The best breads in the world are the simplest breads. Take the French baguette, the Italian ciabatta, the American/Jewish bagel and of course the Israeli pita. These breads do not need all kinds of fancy additions like seeds, raisins, nuts, sprouts, etc. to make them special. They simply contain flour, water, salt and yeast. The reason they have endured while other exotic breads appear and disappear with the transience of fashion is not only because they taste simply amazing, but also because they are simple to make.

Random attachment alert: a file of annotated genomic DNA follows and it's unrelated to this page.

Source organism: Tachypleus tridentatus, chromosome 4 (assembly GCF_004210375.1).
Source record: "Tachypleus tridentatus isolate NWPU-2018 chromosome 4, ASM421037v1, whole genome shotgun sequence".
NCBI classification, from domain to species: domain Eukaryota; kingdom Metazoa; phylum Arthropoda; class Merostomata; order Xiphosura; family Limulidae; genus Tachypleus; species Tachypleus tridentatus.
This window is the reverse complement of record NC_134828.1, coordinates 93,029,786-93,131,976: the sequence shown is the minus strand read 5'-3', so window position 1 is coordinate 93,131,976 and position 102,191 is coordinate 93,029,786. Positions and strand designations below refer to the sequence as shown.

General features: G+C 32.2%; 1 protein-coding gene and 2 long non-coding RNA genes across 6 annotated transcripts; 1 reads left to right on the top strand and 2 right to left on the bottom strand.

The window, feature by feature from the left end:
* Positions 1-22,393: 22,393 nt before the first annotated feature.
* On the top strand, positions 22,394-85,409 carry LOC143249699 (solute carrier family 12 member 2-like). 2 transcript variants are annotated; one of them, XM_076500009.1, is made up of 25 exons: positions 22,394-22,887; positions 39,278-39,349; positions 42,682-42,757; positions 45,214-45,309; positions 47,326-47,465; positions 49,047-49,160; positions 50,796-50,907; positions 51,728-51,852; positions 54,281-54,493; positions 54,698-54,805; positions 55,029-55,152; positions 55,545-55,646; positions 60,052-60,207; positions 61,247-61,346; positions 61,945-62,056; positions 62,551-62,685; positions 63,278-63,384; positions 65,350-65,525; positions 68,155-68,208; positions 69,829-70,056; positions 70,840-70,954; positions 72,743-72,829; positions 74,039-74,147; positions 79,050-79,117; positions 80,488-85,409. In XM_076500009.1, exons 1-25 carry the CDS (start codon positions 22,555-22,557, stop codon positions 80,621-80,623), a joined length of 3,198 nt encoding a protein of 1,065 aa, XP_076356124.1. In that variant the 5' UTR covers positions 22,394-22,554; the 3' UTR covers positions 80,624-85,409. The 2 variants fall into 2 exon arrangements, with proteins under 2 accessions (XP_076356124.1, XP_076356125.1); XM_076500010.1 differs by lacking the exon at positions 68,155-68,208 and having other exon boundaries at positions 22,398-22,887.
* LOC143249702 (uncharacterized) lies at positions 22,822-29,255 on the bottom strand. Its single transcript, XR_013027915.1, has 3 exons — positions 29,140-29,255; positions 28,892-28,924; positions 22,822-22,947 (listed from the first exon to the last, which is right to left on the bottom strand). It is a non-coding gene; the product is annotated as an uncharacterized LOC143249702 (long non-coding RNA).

Why is it then that most home bakers find it hardest to duplicate these famous, staple breads in their own kitchen? Have you ever managed to make a home-made baguette that tasted as good as the store-bought variety, or a bagel or a pita? If these breads are so simple, why are they so hard to get right at home?
The answer to that question is that many home-bakers think all bread should be made in a similar way. They think, if I can make halla, how hard can it be to make pita? And they set about making pita in a similar way to how they make halla, mixing the dough in a similar way, letting it rise in a similar way, baking it at a similar temperature in the oven and the result – abject failure.